Women’s history

Explore women’s history through the lives of women at LSE through the years. 

A London Lecturer at Barnard – Eileen Power and the USA

On Friday 16 March 2018 during the Singularity and Solidarity: Networks of Women at the LSE, 1895–1945  seminar, Rozemarijn van de Wal talked about her ongoing research into economic historian Eileen Power. After having found some new materials in American archives, she shared some of her initial findings in researching Eileen Power’s relationship with the United States of America.

Eileen […]

  • Vera Anstey c1950. Credit: LSE Library
    Permalink Vera Anstey c1950. Credit: LSE LibraryGallery

    Dr Vera Anstey – “so absolutely sane, clear, quick, intelligent & safe”

Dr Vera Anstey – “so absolutely sane, clear, quick, intelligent & safe”

A pencil portrait of Vera Anstey hangs in the lobby of the Vera Anstey Suite in the Old Building. LSE Archivist, Sue Donnelly, writes about the portrait and a woman connected with LSE for 55 years.

Vera Anstey retired in 1964 and following her death in 1976 the Vera Anstey Suite in the Old Building was named in Vera’s honour […]

Women at LSE 1895-1932 – facts and figures

As part of the Singularity and Solidarity: Networks of Women at the LSE, 1895–1945 seminar to mark Women’s History Month, LSE Archivist, Sue Donnelly, took a look at the first volume of the LSE Register, 1895-1932 to find out more about the women who taught and studied at LSE in its early years.
“The advantages of the School will be […]

24 LSE women in 1918

To mark International Women’s Day LSE’s knitting group designed and created a banner to honour the 24 women who taught at LSE in 1918 – the year women first received the vote. LSE Archivist, Sue Donnelly, explains the inspiration and history behind the design.

The LSE Women 1918 banner is inspired by both the buildings and people of the School. The embroidered […]

Eugenia Charles – DBE, Iron Lady and Mamo

LSE Library’s Sonia Gomes explores Dame Mary Eugenia Charles’ student journey at LSE. Later Dominica’s first female prime minister, Charles came to post-war London to study law in the late 1940s before returning to the Caribbean to set up her own legal practice and, eventually, political party.

Charles was the youngest of four, born in the Caribbean island of Dominica in […]

  • Margaret Lambert. Credit: Compton Verney/Eleanore Breuning
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    Margaret Barbara Lambert (1906-95) – “A thorough and energetic investigator”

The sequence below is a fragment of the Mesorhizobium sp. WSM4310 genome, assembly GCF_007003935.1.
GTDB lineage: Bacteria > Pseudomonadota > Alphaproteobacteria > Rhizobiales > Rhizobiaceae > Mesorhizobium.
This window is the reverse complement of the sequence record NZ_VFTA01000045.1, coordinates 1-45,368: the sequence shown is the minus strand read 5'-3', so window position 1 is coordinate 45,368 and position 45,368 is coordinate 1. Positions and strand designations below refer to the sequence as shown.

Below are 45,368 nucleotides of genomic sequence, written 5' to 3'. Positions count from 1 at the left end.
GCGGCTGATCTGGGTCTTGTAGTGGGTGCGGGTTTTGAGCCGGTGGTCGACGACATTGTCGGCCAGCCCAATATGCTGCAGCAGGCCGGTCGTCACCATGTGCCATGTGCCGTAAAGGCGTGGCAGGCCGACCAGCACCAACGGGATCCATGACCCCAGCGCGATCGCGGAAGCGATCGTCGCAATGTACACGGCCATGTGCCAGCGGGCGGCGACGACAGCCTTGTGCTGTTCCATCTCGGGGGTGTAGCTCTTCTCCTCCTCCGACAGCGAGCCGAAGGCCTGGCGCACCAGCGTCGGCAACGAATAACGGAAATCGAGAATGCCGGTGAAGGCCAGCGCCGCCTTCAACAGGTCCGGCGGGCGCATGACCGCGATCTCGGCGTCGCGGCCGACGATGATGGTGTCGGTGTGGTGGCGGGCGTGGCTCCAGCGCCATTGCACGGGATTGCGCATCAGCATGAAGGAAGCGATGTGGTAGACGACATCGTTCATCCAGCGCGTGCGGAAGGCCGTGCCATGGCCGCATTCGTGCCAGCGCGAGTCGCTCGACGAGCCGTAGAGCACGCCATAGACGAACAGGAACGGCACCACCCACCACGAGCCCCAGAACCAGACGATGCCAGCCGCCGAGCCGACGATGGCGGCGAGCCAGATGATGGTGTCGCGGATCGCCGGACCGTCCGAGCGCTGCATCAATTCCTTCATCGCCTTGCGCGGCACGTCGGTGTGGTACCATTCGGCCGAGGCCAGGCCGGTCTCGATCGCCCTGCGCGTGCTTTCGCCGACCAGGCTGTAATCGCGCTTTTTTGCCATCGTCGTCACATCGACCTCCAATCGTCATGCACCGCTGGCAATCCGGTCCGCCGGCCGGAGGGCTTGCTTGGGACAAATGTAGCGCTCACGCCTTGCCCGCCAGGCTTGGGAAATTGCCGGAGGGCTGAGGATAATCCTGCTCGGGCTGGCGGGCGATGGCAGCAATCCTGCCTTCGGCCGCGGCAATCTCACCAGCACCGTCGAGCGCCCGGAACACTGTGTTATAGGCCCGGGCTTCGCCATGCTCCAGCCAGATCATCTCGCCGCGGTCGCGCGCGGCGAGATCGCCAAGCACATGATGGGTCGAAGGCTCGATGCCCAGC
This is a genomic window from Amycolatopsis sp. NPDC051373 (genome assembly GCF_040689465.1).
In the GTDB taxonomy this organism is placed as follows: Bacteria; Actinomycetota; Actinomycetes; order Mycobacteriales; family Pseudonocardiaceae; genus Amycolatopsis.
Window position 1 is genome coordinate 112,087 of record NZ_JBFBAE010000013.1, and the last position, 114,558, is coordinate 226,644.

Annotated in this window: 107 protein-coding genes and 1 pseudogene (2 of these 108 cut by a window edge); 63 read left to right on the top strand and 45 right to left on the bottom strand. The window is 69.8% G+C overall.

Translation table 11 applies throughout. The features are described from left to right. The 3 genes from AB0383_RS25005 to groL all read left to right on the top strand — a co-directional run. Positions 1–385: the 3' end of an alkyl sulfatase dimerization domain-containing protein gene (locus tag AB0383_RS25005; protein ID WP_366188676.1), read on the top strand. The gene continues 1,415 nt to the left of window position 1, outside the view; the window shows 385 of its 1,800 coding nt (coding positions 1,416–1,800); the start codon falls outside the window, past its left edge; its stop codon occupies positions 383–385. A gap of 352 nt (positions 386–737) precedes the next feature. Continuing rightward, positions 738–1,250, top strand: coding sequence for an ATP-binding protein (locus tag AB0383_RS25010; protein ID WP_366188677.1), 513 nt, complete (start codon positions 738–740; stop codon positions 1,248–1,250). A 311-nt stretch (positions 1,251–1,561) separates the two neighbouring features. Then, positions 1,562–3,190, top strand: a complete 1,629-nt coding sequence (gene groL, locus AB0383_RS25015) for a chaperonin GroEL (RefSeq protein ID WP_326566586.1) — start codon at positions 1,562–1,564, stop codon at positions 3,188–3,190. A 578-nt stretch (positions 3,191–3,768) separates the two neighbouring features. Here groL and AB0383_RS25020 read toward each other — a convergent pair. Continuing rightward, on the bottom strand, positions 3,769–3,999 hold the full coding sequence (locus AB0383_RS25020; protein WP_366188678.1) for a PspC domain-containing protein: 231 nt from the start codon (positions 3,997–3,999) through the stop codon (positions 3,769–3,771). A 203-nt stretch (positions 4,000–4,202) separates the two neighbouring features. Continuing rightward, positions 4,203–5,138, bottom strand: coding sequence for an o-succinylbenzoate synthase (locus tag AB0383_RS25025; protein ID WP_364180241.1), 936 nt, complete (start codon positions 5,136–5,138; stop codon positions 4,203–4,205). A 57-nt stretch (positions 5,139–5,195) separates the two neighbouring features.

Margaret Barbara Lambert (1906-95) – “A thorough and energetic investigator”

Historian Margaret Lambert gained a PhD in international relations at LSE in the 1930s and after the war spent much of her career as an editor-in-chief at the Foreign Office, specialising in contemporary German history. She also collected and wrote about English folk art with her partner, the designer Enid Marx. Dr Clare Taylor explores her fascinating life.

Margaret Lambert […]

Enid Rosser Locket – an early female barrister

Kate Higgins introduces the unpublished memoir of Enid Rosser Locket, LSE alumna and one of the earliest female barristers in England. It is available in the Women’s Library Reading Room at LSE Library. 

Enid wrote her memoir in her old age, but it principally covers her life only until her marriage to the arachnologist George Hazelwood Locket in 1944. Its catalogue […]

  • Beatrice Webb c19196 credit LSE Library
    Permalink Beatrice Webb c19196 credit LSE LibraryGallery

    Beatrice Webb, William Beveridge, Poverty, and the Minority Report on The Poor Law

Beatrice Webb, William Beveridge, Poverty, and the Minority Report on The Poor Law

Ahead of the Beveridge 2.0 event Five LSE Giants’ Perspectives on Poverty, Professor Lucinda Platt explores LSE founder Beatrice Webb’s 1909 Minority Report on the Poor Law, Webb’s views on poor relief and potential influence on William Beveridge. Her report, for which Beveridge was a researcher, called for national and local appropriate coordinated provision for the poor and discussed healthcare, pensions and work. 
Two influential reports
Beatrice Webb’s points of connection […]

  • Flora Drummond and others under arrest, 1914. 7JCCO02065 credit LSE Library
    Permalink Flora Drummond and others under arrest, 1914. 7JCCO02065 credit LSE LibraryGallery

    Was your (great) grandmother a suffragette? Tips for using LSE Library’s resources to trace your ancestors

Was your (great) grandmother a suffragette? Tips for using LSE Library’s resources to trace your ancestors

LSE Library receives many enquiries from people who want to find out more about members of their family who were involved in the suffrage movement. Gillian Murphy looks at some of the resources available at LSE Library which might reveal information about a long-lost relative.

Historical background
The Women’s Library grew out of the work of London Society for Women’s Suffrage […]

  • Bath Abbey Roper stone. Credit: Bath Abbey
    Permalink Bath Abbey Roper stone. Credit: Bath AbbeyGallery

    Margaret and Brian Roper – from LSE to freedom of the City of Bath

Margaret and Brian Roper – from LSE to freedom of the City of Bath

In 2014 LSE alumni Margaret and Brian Roper received the freedom of Bath following years of community work and philanthropy in the city. Hayley Reed explores their lives as LSE students in the 1950s-1960s.
The Ropers in Bath
Margaret and Brian Roper made regular generous donations to organisations across Bath over decades, through their company Roper Rhodes and the Roper Family Charitable Trust.

Brian received an MBE in […]